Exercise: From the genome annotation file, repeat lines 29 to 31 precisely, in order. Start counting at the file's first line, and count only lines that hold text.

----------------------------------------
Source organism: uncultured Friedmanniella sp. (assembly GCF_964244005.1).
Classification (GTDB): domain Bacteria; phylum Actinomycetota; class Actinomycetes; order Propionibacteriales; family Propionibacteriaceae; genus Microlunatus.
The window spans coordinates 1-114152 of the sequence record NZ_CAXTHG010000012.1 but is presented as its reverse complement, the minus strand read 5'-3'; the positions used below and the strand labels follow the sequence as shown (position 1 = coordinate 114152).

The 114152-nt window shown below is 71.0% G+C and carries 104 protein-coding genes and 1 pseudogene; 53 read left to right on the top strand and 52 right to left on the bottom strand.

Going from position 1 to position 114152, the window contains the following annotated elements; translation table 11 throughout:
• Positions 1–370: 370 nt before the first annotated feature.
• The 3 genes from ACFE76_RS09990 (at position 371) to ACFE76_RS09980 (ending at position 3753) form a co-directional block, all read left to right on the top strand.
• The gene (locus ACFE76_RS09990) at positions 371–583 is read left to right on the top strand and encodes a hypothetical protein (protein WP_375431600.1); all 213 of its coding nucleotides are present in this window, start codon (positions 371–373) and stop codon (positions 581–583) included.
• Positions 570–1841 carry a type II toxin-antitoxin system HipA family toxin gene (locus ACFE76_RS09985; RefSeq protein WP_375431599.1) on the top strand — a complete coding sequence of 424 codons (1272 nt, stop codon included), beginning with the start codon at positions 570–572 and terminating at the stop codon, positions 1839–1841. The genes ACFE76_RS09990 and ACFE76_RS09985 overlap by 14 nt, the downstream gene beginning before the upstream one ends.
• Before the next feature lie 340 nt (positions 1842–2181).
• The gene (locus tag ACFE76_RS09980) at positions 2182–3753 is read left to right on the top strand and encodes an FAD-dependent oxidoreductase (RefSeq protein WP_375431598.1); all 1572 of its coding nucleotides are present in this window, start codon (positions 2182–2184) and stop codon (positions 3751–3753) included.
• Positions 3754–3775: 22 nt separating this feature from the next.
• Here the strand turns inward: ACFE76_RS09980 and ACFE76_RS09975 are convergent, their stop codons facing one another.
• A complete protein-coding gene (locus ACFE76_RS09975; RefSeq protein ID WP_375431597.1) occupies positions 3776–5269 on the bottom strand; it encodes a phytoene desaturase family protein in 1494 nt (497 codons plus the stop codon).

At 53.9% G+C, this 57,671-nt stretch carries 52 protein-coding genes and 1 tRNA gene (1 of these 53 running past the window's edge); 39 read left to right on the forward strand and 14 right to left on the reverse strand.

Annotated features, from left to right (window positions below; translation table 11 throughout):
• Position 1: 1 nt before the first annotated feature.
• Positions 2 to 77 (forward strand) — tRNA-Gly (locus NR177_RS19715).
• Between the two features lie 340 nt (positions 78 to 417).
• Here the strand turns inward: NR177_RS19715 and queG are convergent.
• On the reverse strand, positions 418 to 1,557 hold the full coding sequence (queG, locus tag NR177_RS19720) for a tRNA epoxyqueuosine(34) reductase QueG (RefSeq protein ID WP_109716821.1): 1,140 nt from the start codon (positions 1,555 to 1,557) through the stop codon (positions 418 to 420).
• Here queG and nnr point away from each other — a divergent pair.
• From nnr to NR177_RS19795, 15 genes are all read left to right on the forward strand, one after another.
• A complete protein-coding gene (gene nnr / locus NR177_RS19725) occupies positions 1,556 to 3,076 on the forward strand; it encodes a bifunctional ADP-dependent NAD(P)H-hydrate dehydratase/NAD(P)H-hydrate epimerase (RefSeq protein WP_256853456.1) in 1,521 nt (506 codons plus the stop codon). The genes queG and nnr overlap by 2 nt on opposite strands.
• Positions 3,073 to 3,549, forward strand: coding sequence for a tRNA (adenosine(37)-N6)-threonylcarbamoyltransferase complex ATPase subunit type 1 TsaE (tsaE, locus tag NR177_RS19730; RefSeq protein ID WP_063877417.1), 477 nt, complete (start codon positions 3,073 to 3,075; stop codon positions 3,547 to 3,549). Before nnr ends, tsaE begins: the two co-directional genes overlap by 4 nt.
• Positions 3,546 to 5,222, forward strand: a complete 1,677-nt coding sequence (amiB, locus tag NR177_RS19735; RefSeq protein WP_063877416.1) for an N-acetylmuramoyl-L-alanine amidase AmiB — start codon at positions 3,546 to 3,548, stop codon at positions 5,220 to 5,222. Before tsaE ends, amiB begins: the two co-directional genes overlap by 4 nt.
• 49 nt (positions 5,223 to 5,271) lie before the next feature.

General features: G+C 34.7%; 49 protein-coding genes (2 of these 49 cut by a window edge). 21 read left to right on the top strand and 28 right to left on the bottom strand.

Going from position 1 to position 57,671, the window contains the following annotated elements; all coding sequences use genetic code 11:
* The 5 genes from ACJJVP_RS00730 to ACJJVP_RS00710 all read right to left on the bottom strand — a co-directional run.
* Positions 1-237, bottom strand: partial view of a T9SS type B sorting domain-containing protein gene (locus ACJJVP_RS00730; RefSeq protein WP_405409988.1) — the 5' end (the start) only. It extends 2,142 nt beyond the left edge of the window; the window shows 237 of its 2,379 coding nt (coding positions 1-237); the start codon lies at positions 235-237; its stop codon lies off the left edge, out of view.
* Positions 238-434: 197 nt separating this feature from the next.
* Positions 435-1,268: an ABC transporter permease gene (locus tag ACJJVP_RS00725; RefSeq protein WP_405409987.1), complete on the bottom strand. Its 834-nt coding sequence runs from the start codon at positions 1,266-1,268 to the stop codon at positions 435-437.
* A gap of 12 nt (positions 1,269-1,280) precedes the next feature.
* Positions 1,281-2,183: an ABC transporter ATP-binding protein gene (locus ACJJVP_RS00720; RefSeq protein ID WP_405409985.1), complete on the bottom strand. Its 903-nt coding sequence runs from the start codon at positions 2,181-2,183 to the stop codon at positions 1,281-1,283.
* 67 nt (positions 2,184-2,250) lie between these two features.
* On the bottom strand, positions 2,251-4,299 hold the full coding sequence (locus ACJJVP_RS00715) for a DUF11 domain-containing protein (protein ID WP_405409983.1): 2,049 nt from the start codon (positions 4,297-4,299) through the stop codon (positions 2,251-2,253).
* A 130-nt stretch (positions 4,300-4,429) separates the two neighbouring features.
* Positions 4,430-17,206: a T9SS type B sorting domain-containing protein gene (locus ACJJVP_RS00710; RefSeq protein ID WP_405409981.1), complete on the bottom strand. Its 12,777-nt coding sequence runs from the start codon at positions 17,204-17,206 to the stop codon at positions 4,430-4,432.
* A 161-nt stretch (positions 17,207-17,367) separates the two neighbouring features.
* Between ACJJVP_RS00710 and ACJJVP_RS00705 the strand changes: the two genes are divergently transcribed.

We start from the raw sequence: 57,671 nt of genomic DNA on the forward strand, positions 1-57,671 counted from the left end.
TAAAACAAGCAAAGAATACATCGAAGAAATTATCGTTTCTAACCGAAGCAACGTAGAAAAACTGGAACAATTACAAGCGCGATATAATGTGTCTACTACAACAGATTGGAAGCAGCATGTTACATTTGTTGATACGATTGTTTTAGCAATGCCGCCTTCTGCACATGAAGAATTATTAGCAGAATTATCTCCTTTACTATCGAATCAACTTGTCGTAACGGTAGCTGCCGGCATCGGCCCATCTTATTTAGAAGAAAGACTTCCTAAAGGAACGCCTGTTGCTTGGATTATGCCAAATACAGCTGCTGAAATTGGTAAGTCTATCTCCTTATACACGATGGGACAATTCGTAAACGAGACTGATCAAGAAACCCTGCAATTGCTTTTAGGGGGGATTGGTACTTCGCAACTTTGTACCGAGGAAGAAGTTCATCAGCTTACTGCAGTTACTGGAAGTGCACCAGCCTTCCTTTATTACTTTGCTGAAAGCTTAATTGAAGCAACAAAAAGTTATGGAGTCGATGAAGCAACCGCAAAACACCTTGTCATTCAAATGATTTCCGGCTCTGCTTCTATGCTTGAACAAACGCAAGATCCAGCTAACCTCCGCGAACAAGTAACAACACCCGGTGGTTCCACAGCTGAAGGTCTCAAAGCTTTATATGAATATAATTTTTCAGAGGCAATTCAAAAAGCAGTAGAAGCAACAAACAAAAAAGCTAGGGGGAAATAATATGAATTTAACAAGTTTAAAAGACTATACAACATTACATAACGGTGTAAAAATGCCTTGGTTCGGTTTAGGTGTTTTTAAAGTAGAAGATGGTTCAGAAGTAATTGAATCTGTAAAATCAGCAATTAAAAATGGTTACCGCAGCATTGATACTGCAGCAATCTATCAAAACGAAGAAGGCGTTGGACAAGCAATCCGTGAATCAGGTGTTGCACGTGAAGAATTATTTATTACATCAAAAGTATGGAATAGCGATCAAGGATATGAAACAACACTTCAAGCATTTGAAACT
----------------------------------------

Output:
Going from position 1 to position 57,671, the window contains the following annotated elements; all coding sequences use genetic code 11:
* The 5 genes from ACJJVP_RS00730 to ACJJVP_RS00710 all read right to left on the bottom strand — a co-directional run.
* Positions 1-237, bottom strand: partial view of a T9SS type B sorting domain-containing protein gene (locus ACJJVP_RS00730; RefSeq protein WP_405409988.1) — the 5' end (the start) only. It extends 2,142 nt beyond the left edge of the window; the window shows 237 of its 2,379 coding nt (coding positions 1-237); the start codon lies at positions 235-237; its stop codon lies off the left edge, out of view.